Thursday, December 22, 2016

10 bomb-proof ideas - Christmas gifts for the outdoorsy him and her

Hi Ho Hi Ho -

Christmas is coming in a few days, so it's time for my annual last-minute Christmas gift ideas for the outdoorsy him and her. I'm calling this a list of 10 "bomb-proof" ideas because you can't go wrong with these gift ideas! They're proven to please!

We've got a true white Christmas this year not only in Boise but especially in the mountains all around us, so your friends and family will need to be properly outfitted for cold weather and playing in the snow!

Remember to support your local family-owned outdoor shops, too! All of these items can be purchased locally.

Here we go:

  1. Snowshoes - It takes a lot of time and money to master the art of skiing or snowboarding, but just about anyone who can walk can strap on a pair of snowshoes and do great! It helps to bring a pair of ski poles for balance. There are many different brands available. Price range: $50-$150 for snowshoe-pole combo sets.  
2. Ski gloves - It's nice to have several pairs that work for various tasks such as driving, xc skiing or snowshoeing (thinner weight), and alpine skiing (warmer). Another reason to have several pairs is because we all tend to lose gloves and mittens. Just part of life. I have found some of my favorite gloves for xc skiing and lightweight use in the work glove section of the hardware store.
3. Winter hats - Can't go wrong in this department, but it's always nice to find a winter hat that has personality! Similar with gloves, it's nice to have different winter hats for situations when it's relatively warm or you're working up a sweat (thinner weight), and when you need a bomber warm hat that keeps you warm in single digits or sub-zero weather. Remember that wool ultimately rocks in the warmth department. Another helpful item is a facemask for the really cold days on the mountain. I also love the smart-looking ballcap-style hats they make for women. 
4. Headlamp - For outdoorsy folks, it's about as easy to lose a headlamp as it is to lose a pair of socks. Especially if you're a family of outdoorsy folks ... everyone borrows your headlamp and it never comes back! You can snag a headlamp for $25-$50, and it has great value for your camping trips, night hiking, river trips, backpacking, even for use around the home! My favorite brands include Petzl and Black Diamond. Get a bright one and you'll appreciate it! My latest Black Diamond model runs on 4 AAA batteries and it's really nice and bright. 

5. Lift tickets, tubing tickets - Surprise your friends or loved ones with a free lift ticket or a date to go tubing at Bogus or the Activity Barn in McCall. Lift tickets everywhere are getting more expensive, especially at destination resorts, so it's a much-appreciated gift. Tubing costs $15 at either location ($18 at the Activity Barn on holidays). At Bogus, the tubing hill requires advance reservations so you really have to plan ahead. Smart thing to do at this time of year. 

Wendy at our cozy cabin in McCall.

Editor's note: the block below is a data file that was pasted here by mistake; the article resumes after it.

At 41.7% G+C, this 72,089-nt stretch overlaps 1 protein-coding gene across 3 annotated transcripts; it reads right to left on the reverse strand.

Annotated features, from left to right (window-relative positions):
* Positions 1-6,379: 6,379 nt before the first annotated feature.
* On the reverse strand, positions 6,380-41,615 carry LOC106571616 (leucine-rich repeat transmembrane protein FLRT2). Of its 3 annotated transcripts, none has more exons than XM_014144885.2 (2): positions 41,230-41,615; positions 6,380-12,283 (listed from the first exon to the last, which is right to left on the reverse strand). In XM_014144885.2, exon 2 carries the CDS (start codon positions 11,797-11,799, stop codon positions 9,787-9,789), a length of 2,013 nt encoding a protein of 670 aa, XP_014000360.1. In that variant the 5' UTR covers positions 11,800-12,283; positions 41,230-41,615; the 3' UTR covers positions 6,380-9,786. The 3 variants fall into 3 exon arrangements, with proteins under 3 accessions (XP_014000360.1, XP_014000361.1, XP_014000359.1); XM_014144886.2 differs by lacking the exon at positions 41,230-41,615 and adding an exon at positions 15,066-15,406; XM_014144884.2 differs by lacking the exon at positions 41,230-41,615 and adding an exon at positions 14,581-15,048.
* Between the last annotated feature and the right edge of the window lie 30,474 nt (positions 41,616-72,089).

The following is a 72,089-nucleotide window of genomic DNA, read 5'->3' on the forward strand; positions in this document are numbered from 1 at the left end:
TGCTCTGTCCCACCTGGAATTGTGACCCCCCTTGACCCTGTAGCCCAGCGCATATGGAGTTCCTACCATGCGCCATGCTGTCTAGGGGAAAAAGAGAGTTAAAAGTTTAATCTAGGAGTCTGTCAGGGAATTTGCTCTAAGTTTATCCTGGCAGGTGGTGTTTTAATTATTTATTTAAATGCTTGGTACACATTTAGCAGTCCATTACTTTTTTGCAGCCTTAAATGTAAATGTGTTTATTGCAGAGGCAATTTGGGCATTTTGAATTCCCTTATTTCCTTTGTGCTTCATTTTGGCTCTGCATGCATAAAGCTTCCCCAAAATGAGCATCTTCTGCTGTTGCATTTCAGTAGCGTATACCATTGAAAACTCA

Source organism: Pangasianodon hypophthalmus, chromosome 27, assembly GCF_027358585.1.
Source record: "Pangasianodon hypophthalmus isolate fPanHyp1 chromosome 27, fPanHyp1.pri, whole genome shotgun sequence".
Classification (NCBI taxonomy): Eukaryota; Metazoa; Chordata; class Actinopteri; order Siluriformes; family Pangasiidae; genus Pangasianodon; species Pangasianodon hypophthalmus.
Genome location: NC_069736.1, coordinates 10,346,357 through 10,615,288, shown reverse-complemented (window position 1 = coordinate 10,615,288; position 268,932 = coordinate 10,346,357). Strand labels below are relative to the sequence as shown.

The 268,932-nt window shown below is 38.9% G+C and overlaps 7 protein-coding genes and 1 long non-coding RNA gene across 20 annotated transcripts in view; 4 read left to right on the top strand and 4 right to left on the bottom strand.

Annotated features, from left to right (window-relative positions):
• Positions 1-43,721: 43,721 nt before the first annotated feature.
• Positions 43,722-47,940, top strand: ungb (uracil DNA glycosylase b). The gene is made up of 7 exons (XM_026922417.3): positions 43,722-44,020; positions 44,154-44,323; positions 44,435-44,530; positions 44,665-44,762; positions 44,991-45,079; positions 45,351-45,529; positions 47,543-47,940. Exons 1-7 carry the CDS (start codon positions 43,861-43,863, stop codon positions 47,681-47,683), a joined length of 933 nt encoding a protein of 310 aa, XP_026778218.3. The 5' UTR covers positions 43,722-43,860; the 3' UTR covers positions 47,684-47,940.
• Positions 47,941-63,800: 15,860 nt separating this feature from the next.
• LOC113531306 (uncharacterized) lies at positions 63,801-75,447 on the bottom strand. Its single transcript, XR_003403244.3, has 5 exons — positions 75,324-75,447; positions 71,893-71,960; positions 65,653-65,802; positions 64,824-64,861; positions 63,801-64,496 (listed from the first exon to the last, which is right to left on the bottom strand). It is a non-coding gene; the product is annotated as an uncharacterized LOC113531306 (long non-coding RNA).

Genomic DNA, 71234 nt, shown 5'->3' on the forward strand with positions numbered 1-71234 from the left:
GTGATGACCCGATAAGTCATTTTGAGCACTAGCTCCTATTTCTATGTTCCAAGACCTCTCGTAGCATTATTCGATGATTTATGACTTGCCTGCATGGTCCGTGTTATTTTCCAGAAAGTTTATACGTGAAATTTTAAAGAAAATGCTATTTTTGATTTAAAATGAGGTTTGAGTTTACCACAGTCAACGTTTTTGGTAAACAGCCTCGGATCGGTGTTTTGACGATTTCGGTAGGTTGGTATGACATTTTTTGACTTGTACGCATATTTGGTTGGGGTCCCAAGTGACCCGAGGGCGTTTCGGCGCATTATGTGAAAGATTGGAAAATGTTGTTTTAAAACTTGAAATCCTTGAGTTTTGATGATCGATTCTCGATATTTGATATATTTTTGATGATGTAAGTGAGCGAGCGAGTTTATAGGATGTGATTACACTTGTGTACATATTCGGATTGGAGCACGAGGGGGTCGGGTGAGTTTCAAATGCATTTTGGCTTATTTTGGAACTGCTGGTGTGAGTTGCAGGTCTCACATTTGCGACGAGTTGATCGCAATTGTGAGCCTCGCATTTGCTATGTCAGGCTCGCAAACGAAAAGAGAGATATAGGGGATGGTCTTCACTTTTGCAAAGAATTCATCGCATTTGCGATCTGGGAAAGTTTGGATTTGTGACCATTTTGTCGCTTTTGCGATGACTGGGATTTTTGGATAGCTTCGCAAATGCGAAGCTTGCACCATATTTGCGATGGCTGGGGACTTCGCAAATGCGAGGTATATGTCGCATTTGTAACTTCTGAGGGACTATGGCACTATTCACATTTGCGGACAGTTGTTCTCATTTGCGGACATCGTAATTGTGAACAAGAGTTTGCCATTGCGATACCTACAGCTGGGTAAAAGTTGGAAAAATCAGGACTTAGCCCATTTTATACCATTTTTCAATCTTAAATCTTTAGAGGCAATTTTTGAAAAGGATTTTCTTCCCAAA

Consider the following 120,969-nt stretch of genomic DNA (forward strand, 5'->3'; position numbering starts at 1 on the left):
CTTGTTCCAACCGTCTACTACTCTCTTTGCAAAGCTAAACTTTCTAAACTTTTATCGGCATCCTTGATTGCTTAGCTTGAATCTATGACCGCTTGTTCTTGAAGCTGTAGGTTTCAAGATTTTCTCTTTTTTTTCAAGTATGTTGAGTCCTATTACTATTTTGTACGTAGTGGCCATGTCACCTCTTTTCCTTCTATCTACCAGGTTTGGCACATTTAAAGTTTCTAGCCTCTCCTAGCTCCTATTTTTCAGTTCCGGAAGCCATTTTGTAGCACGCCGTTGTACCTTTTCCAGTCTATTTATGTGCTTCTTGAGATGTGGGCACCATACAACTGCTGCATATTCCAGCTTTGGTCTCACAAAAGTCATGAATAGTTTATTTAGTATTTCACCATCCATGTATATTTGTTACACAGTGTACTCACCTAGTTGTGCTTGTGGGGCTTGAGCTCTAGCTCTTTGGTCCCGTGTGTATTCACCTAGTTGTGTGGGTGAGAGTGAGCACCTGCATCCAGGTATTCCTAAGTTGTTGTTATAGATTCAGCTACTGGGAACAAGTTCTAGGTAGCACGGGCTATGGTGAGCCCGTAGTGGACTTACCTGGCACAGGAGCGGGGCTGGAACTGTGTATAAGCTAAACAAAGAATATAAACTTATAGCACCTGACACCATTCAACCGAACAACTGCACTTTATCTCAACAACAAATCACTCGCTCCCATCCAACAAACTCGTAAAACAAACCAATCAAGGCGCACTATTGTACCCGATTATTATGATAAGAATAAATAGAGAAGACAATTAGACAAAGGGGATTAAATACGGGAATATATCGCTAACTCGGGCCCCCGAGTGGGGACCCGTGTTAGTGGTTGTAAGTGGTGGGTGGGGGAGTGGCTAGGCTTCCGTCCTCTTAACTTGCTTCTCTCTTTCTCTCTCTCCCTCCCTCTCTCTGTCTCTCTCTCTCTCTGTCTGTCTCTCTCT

6. Rent a cabin or a yurt for a gift - Backcountry yurts are hard to get on winter weekends already, but there are still mid-week dates available. See my latest yurt roundup story in the Statesman for where to go and how to make reservations. You also could rent a cabin in Garden Valley, Cascade, McCall or Sun Valley for a romantic getaway. Check for rentals at vrbo.comAirBnB and Wendy and I rent our Cozy Cabin in McCall for weeks and weekends. Best price in town at $110/night! Sleeps 6. More information on my web site and You also could check on a Forest Service cabin rental through, or a state parks cabin at the Idaho Department of Parks and Recreation

7. Capilene tops, long underwear - For any outdoorsy person who's active, getting out and exercising several days a week, you can quickly run short of tops and bottoms after they get pitted out and pitched into the laundry. So it's nice to have a deep supply of different tops especially ... lightweight, midweight, expedition weight, etc. These items typically run $25-$75. REI and Patagonia make gear with lasting value. Take a look at smart wool, too. 

8. Bike light or bike lock - Help your sweetheart get properly geared up for bike commuting. It gets dark so early that bike lights are often needed for a safe and legal ride home after work. You can find a variety of bike lights at a reasonable price. You can find blinking red rear lights for less than $10. The front lights are more expensive. Get a bright one for a better ride and visibility. Bike lights are one item where the cost keeps coming down and the performance keeps getting better. I thought this Electra LED model looked pretty cool ... $29.95 retail. 

9. Hydro Flask - Previously known as a water bottle, the hydro flasks available today can be used for drinking coffee on the go, taking a long a nice hot cup of tea or hot chocolate on an outdoor outing, or actually packing plain old water. Hydro Flask is a brand by itself, but there are many other brands that make quality stainless steel insulated cups and containers. Pricing is in the $10 to $25 range or more. 

Gold Fork with Quinn and Drew